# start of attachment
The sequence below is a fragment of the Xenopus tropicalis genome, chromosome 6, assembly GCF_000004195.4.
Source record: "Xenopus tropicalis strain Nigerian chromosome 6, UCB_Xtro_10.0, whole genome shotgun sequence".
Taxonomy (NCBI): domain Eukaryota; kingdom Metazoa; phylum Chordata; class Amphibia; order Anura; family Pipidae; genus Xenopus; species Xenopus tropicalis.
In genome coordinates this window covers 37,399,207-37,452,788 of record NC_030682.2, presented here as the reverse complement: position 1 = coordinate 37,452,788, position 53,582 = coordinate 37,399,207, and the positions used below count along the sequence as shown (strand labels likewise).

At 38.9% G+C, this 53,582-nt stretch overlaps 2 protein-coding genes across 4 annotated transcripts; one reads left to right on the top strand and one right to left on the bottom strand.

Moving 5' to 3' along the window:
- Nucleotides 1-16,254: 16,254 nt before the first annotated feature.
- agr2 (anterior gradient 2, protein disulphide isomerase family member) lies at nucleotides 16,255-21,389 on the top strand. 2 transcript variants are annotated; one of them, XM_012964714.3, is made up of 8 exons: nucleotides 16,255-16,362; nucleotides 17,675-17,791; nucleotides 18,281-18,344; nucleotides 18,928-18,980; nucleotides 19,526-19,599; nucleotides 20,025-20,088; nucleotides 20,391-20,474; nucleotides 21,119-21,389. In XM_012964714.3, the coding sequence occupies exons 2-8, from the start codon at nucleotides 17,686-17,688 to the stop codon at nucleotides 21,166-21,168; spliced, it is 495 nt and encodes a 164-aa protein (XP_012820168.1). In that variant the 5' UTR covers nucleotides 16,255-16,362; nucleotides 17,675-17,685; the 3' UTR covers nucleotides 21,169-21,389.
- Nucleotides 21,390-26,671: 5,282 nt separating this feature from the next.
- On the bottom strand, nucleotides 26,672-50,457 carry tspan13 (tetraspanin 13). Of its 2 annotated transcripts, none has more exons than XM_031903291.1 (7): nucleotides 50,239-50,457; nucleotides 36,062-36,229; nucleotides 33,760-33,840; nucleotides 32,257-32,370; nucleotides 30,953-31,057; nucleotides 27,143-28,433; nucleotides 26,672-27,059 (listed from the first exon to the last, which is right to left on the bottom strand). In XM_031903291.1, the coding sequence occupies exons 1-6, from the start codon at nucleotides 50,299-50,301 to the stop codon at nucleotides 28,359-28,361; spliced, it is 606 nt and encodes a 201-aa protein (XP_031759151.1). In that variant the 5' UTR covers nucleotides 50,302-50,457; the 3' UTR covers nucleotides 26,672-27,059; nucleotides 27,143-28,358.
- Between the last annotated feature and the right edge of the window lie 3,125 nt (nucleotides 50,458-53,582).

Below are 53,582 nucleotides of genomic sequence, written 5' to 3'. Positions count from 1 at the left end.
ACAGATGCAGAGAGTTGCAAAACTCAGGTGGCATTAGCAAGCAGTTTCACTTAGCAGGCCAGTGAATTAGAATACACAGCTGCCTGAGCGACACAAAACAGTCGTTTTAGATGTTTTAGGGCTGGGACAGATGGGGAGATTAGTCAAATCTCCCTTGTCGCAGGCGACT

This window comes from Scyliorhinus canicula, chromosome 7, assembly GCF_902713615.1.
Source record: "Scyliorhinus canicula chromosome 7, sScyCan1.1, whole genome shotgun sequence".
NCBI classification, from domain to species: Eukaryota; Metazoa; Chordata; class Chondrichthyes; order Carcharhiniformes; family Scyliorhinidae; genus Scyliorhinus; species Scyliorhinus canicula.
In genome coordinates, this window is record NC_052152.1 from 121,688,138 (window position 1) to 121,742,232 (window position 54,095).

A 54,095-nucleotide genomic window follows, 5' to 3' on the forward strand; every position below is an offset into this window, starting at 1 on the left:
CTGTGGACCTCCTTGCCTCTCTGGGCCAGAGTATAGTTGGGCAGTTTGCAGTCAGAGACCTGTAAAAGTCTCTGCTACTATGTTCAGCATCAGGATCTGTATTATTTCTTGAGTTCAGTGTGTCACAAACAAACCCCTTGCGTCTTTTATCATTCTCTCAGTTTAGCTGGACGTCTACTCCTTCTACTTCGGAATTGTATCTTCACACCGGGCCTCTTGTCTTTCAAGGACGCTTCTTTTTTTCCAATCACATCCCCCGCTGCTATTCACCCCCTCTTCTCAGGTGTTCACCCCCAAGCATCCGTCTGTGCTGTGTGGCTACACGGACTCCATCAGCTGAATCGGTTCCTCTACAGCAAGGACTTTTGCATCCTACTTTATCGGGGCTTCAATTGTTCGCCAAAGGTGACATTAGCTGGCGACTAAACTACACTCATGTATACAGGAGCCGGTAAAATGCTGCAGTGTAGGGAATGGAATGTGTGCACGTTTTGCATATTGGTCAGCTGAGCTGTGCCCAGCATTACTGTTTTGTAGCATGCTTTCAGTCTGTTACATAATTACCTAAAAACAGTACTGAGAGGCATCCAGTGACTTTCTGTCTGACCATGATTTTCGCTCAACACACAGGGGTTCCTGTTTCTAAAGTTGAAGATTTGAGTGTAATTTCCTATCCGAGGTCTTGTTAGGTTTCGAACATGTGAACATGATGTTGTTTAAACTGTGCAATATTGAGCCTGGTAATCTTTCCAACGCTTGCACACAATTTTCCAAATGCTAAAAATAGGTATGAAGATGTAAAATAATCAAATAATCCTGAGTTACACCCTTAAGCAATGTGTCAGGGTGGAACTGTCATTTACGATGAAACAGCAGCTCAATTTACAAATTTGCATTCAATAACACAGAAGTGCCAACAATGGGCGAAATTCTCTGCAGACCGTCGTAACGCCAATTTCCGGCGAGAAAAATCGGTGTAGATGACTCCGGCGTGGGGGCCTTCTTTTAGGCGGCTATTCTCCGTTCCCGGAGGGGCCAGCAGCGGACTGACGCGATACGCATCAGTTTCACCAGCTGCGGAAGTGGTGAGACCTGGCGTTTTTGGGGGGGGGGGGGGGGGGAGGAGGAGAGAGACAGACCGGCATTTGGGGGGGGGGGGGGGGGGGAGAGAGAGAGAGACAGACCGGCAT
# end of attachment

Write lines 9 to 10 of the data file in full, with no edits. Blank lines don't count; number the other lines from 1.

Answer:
- Nucleotides 21,390-26,671: 5,282 nt separating this feature from the next.
- On the bottom strand, nucleotides 26,672-50,457 carry tspan13 (tetraspanin 13). Of its 2 annotated transcripts, none has more exons than XM_031903291.1 (7): nucleotides 50,239-50,457; nucleotides 36,062-36,229; nucleotides 33,760-33,840; nucleotides 32,257-32,370; nucleotides 30,953-31,057; nucleotides 27,143-28,433; nucleotides 26,672-27,059 (listed from the first exon to the last, which is right to left on the bottom strand). In XM_031903291.1, the coding sequence occupies exons 1-6, from the start codon at nucleotides 50,299-50,301 to the stop codon at nucleotides 28,359-28,361; spliced, it is 606 nt and encodes a 201-aa protein (XP_031759151.1). In that variant the 5' UTR covers nucleotides 50,302-50,457; the 3' UTR covers nucleotides 26,672-27,059; nucleotides 27,143-28,358.